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Around the Columns

Event offers 20-20 vision

20/20

Emma Marris gives a 20/20 talk about the difference between nature and wilderness. Photo by Rob Hill

As one of the masterminds behind  True/False Film Fest and Columbia’s Ragtag Cinema, Paul Sturtz appreciates turning a traditional media presentation on its ear. It helps if you can get a beer and a sandwich, too.

Now he has teamed with the Mizzou Advantage initiative to present 20-20 Night, a series that showcases art, literature, philanthropy and academia. Presenters from various walks of local life show 20 slides each and speak for 20 seconds per slide. Ragtag has hosted the event on the first Tuesday of every other month since October 2011, but a growing audience could prompt a move to a larger venue.

“It’s like hors d’oeuvres,” says Sturtz, who first experienced the snappy format in 2007 while traveling in Europe. “The six minutes and 40 seconds is an introduction, and the ‘meat’ of the evening commences later in the bar area where you can approach your favorite presenter or discuss with your friends different issues that were raised during 20-20 Night.”

The presentations can be serious, comedic, poetic and even theatrical. At the Dec. 6, 2011, event, Keith Eggener, MU associate professor of art and architecture, narrated an unusual perspective of architectural demolition as “building death.” The audience was transfixed throughout explosive images of the Dunes Hotel in Las Vegas, the Kingdome in Seattle and Pruitt-Igoe in St. Louis.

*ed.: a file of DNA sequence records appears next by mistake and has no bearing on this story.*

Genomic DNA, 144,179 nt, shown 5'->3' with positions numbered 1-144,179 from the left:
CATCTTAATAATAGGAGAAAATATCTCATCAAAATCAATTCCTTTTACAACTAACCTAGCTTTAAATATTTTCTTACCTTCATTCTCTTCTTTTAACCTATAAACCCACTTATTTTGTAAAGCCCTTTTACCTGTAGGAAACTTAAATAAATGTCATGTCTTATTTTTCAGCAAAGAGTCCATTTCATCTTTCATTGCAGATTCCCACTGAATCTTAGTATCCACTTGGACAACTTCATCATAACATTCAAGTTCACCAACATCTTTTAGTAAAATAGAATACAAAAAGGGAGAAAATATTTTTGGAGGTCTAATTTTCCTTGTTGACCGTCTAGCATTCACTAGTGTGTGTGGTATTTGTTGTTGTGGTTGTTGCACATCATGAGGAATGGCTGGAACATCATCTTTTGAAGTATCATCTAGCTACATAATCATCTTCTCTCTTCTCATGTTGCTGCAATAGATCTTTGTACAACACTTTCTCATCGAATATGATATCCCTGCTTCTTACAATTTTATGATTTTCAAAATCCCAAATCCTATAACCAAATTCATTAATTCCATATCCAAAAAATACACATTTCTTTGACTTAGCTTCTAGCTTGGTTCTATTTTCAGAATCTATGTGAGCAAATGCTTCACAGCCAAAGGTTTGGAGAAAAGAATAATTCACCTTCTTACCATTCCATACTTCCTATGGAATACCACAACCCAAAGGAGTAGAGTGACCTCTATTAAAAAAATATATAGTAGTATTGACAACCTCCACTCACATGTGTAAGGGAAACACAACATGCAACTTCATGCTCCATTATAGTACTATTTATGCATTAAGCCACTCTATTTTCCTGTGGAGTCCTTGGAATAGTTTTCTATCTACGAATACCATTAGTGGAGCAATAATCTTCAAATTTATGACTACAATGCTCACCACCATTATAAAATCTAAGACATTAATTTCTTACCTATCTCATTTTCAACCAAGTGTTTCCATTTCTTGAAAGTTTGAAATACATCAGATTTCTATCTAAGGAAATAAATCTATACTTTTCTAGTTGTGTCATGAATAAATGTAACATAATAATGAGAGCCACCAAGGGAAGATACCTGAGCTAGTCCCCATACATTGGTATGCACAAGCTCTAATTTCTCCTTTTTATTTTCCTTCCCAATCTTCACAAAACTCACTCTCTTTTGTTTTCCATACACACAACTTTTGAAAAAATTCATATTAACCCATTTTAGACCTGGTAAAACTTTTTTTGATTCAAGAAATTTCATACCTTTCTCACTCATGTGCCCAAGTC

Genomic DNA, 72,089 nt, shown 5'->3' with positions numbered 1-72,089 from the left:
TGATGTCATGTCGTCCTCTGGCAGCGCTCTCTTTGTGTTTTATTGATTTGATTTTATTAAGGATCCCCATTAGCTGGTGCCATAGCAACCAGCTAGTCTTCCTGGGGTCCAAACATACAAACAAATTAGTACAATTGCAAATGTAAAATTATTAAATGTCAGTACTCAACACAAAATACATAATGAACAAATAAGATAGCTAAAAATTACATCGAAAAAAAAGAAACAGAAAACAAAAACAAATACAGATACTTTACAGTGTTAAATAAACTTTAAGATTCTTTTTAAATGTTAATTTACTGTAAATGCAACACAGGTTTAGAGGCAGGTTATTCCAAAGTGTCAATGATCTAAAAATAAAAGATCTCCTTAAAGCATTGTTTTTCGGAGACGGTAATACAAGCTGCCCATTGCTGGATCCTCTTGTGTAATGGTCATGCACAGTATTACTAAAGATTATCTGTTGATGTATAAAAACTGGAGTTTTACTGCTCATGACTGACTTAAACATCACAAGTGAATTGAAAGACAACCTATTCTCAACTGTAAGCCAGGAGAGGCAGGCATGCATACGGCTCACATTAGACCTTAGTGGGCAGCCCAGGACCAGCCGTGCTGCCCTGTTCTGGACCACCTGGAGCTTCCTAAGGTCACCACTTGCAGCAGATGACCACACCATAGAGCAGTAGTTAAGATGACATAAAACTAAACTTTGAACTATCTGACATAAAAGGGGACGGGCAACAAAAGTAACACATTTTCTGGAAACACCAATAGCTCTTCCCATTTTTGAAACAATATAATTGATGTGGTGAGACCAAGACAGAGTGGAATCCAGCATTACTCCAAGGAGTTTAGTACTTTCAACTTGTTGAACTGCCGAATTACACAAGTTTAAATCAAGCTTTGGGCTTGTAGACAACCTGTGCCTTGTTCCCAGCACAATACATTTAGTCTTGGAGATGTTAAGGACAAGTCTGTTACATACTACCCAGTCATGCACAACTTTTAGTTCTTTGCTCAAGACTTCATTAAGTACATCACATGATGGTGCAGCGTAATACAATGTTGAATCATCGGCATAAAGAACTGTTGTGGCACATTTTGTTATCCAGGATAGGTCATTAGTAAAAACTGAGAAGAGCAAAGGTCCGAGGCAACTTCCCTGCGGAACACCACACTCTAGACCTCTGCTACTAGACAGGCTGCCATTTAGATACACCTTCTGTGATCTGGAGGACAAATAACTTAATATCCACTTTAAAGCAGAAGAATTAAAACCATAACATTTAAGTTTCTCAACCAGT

“All things living die, and we, the not-yet-dead, devotees of car crashes and slasher films, like to watch,” Eggener says. “We do this because it’s sometimes exciting, sometimes beautiful, often horrible, always interesting.”

Ibtisam Barakat, MA ’00, bilingual poet, educator and author of Tasting the Sky: A Palestinian Childhood (FSG, 2007), recited her poem “Revolution” paired with illustrations from her books.

“Freedom runs in my blood, an Arabian horse galloping,” shouts Barakat, speaking to the revolutionary spring in the Middle East. “Run until we reach summer. No! This cannot be summed. Run until we reach autumn, for we ought to be free.”

Live music, such as singer-songwriter Shannon Diaz, adds yet another facet to an already eclectic enterprise.

“This particular format is very forgiving,” says Sturtz. “You can have an academic trying to cram a 30-minute lecture into six minutes and 40 seconds, but it also works well with people from the community who are not polished speakers and who just want to talk about their lives.”